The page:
Thursday, May 29, 2014

Cramer: "Charts point to potential $25 decline in oil"

We haven't linked to Cramer in so long I'd forgotten about him.
On the topic of oil prices we're thinking down then up but we've been thinking that for a year. From our March 29, 2014 post:
Barron's Cover: "Here Comes $75 Oil" 
There is a lot of the stuff sloshing around.

Throw in the geopolitical angles (US/EU v. Russia; Saudia v. Persia) and a bit of downside protection may be in order.

Plus, we've been calling for it since $106-107, seven months ago and frankly I'm getting tired of the répétition, know what I'm sayin'?

Apparently contradicting the 'sloshing around' statement is the forward curve for WTI, currently in pretty steep backwardation from May 2014 at $101.67 to June 2016 at $84.73. That's a simplistic view however and does not account for above ground oil entangled in financing deals (Hi Izzy) and in situ storage. Remember July 4, 2008?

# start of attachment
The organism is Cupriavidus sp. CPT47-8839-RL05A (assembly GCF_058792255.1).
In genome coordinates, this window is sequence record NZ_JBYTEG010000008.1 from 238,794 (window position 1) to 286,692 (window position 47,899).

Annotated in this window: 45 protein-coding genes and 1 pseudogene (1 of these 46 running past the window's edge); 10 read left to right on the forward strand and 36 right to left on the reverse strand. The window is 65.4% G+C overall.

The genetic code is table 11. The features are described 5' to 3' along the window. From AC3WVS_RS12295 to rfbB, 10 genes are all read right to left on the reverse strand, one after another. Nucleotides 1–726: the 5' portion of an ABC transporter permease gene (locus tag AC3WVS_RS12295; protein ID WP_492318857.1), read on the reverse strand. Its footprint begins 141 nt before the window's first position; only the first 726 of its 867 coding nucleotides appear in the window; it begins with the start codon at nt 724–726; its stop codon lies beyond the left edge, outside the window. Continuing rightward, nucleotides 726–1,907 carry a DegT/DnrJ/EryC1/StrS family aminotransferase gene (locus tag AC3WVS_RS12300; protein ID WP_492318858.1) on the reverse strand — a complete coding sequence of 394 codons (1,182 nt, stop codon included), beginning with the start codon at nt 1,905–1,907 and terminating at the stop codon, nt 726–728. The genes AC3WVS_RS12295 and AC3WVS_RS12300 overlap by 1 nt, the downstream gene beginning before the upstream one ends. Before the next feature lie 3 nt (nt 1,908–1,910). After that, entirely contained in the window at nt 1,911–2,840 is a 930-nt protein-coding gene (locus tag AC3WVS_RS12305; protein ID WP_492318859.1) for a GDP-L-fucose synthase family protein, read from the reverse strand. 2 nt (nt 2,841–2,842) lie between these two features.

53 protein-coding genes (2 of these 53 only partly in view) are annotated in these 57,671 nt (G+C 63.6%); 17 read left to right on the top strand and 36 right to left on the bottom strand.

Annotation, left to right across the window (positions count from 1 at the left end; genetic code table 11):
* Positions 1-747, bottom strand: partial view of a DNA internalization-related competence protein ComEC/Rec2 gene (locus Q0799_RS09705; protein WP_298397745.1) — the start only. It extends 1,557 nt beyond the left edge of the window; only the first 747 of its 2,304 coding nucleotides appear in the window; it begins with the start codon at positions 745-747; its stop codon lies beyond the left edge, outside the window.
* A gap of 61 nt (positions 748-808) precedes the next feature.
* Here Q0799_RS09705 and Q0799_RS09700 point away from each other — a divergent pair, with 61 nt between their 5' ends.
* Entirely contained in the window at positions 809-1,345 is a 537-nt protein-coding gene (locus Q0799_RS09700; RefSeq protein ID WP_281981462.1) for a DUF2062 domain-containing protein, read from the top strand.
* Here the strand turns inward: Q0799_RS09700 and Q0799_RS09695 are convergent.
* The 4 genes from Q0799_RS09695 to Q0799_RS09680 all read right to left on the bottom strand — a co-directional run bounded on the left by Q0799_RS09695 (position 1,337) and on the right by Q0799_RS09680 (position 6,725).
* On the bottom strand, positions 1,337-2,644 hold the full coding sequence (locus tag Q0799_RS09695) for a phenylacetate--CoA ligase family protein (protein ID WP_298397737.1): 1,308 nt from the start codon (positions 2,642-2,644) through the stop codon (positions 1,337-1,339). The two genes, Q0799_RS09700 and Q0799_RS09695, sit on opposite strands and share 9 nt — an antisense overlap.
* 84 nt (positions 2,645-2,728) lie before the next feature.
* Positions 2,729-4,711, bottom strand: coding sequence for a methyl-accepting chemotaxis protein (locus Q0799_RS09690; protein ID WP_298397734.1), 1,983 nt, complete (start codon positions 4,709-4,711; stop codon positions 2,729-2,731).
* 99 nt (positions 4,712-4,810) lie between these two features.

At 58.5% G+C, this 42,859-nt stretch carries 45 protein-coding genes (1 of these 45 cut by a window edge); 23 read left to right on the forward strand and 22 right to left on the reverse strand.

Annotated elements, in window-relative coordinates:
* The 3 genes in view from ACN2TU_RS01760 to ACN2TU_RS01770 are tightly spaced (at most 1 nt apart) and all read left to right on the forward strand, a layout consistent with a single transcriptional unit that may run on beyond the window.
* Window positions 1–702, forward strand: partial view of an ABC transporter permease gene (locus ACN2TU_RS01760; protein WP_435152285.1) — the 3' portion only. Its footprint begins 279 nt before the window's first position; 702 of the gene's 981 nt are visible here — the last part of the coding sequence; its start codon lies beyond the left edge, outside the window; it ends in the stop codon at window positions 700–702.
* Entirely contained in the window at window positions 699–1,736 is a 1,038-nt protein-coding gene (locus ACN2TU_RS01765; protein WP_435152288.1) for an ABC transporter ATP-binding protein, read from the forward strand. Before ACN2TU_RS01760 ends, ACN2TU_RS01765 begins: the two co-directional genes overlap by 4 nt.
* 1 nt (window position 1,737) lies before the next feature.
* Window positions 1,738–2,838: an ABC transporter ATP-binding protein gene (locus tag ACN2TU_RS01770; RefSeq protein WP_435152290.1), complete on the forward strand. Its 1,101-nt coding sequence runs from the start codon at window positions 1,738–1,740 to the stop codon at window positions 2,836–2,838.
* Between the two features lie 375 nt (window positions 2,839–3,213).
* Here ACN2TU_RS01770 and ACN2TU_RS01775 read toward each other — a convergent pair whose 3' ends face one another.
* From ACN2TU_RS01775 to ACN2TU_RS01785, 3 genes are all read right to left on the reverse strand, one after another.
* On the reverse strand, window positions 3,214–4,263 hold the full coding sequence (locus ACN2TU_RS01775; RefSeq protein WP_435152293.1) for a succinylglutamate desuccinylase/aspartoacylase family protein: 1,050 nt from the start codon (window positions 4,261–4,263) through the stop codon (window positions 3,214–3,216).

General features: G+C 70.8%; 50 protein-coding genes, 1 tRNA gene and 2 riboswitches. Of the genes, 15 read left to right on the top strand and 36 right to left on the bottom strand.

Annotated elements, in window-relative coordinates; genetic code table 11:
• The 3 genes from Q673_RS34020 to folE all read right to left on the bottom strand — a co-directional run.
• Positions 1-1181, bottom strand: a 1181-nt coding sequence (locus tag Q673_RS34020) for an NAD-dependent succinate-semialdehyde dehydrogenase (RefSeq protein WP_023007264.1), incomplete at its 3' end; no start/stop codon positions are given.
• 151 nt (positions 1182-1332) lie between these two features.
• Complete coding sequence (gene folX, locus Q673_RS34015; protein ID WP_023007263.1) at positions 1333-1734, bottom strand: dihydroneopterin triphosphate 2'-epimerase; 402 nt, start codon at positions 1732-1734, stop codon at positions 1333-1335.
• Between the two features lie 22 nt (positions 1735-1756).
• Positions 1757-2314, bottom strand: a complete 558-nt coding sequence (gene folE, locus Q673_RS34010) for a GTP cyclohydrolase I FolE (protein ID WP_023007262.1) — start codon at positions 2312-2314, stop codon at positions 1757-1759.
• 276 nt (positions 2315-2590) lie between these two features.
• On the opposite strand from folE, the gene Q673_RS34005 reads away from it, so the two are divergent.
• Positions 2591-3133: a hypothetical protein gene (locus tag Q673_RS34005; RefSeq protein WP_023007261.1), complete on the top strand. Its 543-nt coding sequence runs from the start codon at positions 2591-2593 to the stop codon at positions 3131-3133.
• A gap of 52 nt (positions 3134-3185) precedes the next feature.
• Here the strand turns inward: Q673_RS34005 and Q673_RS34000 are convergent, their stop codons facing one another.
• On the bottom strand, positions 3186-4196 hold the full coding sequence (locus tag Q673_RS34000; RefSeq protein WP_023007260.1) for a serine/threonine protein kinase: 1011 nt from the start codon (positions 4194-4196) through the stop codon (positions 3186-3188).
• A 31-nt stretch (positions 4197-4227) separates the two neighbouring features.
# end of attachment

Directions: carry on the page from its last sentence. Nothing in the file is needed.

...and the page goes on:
Oil began its historic decline from the previous day's all time high with the curve backwardated....
From CNBC:
The strength in oil prices may not be terribly long-lasting.

That's the broad takeaway from technical analysis provided by Carley Garner, author of "A Trader's First Book on Commodities."

Although Jim Cramer is first and foremost a fundamental investor, he often turns to technical analysis for insights, especially when an analyst has an impressive track record.

And Cramer says few analysts have been more accurate than Garner. "So, when Garner says to be cautious about crude, I take her seriously."

Part of Garner's skepticism involves geopolitical events, which often drive prices higher as investors fear a supply shortage. And at the moment, she believes that the price of oil has been buoyed by violence in Libya as well as the sabre rattling in Russia

Developments attracted buyers of crude oil as they often do. However, this time, they attracted way too many of them....MORE
The July futures settled in regular trade at $102.72 and were up a bit overnight.